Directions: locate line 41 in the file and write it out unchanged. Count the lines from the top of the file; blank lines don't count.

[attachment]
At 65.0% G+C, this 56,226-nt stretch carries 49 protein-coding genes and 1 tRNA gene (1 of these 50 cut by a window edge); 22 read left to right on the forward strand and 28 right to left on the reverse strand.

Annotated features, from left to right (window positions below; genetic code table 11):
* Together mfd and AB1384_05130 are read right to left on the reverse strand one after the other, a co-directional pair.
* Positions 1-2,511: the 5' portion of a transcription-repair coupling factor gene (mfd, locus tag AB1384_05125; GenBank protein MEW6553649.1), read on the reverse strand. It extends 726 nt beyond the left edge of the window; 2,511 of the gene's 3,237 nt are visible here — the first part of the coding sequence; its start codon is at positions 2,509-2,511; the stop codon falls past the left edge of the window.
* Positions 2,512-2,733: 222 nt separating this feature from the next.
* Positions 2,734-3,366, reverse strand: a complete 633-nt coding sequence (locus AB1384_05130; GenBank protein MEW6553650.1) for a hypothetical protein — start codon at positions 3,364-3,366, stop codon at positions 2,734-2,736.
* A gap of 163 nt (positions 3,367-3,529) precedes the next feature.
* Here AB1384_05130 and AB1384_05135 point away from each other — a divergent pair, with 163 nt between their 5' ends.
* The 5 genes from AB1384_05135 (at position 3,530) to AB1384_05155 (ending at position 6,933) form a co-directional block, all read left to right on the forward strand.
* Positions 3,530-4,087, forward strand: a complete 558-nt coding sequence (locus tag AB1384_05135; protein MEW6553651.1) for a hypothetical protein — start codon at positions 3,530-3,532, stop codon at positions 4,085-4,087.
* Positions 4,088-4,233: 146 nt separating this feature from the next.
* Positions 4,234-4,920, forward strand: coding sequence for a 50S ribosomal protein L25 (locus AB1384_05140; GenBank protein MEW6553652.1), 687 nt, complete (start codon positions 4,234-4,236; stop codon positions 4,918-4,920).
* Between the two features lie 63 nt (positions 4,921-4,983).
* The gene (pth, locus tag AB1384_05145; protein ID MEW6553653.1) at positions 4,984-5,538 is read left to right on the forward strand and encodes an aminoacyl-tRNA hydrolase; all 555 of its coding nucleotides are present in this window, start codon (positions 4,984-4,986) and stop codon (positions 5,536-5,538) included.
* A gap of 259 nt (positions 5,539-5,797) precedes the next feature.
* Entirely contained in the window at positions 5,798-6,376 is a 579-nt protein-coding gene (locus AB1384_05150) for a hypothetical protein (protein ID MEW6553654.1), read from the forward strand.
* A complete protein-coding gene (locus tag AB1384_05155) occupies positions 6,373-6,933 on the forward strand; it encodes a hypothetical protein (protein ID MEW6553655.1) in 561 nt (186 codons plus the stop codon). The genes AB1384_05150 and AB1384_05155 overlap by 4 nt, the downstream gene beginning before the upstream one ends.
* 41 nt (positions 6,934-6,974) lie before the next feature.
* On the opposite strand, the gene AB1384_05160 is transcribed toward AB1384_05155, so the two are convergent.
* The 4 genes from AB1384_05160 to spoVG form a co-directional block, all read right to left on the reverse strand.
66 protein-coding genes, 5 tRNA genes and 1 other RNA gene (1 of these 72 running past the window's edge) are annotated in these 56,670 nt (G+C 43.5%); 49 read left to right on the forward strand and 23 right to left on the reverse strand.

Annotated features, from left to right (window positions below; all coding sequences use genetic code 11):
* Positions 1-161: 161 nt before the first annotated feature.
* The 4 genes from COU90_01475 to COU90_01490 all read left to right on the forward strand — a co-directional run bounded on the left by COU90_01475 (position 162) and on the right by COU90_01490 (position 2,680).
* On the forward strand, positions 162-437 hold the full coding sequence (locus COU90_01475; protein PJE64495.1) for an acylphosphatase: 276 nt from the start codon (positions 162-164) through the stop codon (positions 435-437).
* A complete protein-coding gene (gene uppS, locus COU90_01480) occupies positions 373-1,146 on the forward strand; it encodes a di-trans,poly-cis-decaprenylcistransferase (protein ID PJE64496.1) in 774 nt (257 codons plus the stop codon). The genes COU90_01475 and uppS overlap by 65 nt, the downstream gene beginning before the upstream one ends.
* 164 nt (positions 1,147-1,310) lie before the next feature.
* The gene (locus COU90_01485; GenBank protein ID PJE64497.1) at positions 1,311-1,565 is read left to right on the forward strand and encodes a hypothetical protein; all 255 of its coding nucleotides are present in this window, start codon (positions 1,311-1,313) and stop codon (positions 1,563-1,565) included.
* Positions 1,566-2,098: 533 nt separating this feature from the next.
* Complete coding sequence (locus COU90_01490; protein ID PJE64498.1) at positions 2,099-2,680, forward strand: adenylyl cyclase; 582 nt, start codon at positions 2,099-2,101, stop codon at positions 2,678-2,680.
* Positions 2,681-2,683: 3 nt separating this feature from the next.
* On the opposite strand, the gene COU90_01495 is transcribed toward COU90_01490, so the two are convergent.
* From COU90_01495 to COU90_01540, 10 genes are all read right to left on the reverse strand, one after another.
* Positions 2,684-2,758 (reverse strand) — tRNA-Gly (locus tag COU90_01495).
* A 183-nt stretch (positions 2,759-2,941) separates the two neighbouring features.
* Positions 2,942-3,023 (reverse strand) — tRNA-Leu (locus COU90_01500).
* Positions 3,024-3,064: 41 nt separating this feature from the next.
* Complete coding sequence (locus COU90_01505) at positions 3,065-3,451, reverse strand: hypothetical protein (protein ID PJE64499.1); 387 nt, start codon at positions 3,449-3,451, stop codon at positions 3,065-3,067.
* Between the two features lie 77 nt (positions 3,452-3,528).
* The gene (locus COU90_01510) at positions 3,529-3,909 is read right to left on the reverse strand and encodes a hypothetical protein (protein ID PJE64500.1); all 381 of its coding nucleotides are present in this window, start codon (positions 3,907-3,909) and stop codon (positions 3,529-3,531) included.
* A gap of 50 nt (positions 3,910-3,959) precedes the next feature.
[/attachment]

* A gap of 50 nt (positions 3,910-3,959) precedes the next feature.